The Children

It was the wind-age, the wolf-age. The end of the days of Gods and men. Fenris the Wolf, unleashed, engulfed the sun and another, his child, seized the moon. It was the time of Fimbulvetr, the terrible winter; and, without hope, the face of Hel reflected in every pool, beckoning with the dish called Hunger and the knife called Famine.

Out of the depths came the dragon Jǫrmungandr, the Miðgarðsormr, Serpent of the Middle Earth, who was cast into the sea and there grew monstrous; encircling, grasping his own tail, containing all within himself. His was the fate of humanity: releasing his grip, that which was called the world would fall, disperse, and so, end. And at the rising of his siblings, he spewed forth the venom of ages, rending the sky and the earth.

I stood before the world’s sad ruin.

“Why do you tarry?” asked the Wolf, who would defy the tyranny of the heaven. “Can you not see how the Gods, even now, assemble a brilliant host that will end us, just as we shall end them?”

“Why do you tarry?” asked Hel, who, hobbled by the Gods, would comfort the suffering of life with the sweet oblivion of death. “Can you not see Naglfar there upon the waves of my brother’s creation? It is the ship that is built from dead men’s nails. So desperately do Gods and men fear it and the one it bears!”

“Why do you tarry?” asked the dragon in the shuddering of the earth. “Can you not see that none shall remember us? That even now the shadow of what we were passes away with the tide?”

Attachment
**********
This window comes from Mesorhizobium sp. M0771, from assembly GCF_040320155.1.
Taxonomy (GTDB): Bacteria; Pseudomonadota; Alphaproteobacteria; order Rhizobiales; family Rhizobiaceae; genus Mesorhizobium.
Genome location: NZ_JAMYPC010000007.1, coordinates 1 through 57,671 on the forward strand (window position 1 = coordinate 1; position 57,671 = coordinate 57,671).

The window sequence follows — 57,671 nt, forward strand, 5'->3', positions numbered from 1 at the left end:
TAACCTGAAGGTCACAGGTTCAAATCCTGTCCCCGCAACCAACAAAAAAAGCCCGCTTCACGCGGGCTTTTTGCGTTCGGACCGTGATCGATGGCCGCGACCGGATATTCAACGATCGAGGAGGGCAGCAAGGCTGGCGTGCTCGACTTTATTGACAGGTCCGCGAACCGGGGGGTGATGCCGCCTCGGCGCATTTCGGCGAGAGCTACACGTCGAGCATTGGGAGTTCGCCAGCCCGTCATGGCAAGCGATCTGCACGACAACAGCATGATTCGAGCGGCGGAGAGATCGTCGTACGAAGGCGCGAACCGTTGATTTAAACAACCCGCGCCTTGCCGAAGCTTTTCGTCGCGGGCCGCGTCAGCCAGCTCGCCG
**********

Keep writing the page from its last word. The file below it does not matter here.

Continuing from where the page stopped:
I made no answer and the children of Angrboða turned at last to face their bitter enemies upon the Plain of Vígríð. There I saw the sundering of the world and the last breath of hope.

For even as the children of Angrboða fell to their enemies, their enemies fell in turn to them. And the children of the fallen Gods would flee to the field of Iðavöllr, there to await the renewal of Power and the repopulation of the world from its two remaining survivors. The waters would recede. The fields would return to green. The Tree of Life would flower, even fruit. The last hope of Ragnarökr.

But they were all of them mistaken; for out of the deserts of the East rose a new Power. One who would countenance neither rival nor friend, who would cover the earth in a final darkness and desire only submission to His Authority, and against whom only one would ever dare bring a light in all the long ages of the world.

But that is a story for another time.

Now I looked upon the slain children of Angrboða, the dead upon the fields, and the mirror that was broken.